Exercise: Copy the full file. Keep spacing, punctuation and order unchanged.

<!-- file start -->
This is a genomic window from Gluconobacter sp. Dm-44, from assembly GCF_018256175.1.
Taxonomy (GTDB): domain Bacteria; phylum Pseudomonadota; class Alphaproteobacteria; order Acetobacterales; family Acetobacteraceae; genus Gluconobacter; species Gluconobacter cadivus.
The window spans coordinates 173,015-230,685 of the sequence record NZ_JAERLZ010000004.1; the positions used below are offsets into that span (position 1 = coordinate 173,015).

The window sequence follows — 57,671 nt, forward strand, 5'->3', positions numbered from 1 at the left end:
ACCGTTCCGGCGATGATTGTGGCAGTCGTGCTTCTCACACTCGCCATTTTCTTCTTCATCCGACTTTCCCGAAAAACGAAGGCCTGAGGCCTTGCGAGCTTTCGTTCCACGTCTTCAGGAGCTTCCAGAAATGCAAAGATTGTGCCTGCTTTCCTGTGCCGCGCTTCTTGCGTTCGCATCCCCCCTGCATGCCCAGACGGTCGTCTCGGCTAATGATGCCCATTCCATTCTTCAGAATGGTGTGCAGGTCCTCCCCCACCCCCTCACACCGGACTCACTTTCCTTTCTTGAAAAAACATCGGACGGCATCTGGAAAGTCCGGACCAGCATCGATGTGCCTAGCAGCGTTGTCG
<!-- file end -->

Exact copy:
This is a genomic window from Gluconobacter sp. Dm-44, from assembly GCF_018256175.1.
Taxonomy (GTDB): domain Bacteria; phylum Pseudomonadota; class Alphaproteobacteria; order Acetobacterales; family Acetobacteraceae; genus Gluconobacter; species Gluconobacter cadivus.
The window spans coordinates 173,015-230,685 of the sequence record NZ_JAERLZ010000004.1; the positions used below are offsets into that span (position 1 = coordinate 173,015).

The window sequence follows — 57,671 nt, forward strand, 5'->3', positions numbered from 1 at the left end:
ACCGTTCCGGCGATGATTGTGGCAGTCGTGCTTCTCACACTCGCCATTTTCTTCTTCATCCGACTTTCCCGAAAAACGAAGGCCTGAGGCCTTGCGAGCTTTCGTTCCACGTCTTCAGGAGCTTCCAGAAATGCAAAGATTGTGCCTGCTTTCCTGTGCCGCGCTTCTTGCGTTCGCATCCCCCCTGCATGCCCAGACGGTCGTCTCGGCTAATGATGCCCATTCCATTCTTCAGAATGGTGTGCAGGTCCTCCCCCACCCCCTCACACCGGACTCACTTTCCTTTCTTGAAAAAACATCGGACGGCATCTGGAAAGTCCGGACCAGCATCGATGTGCCTAGCAGCGTTGTCG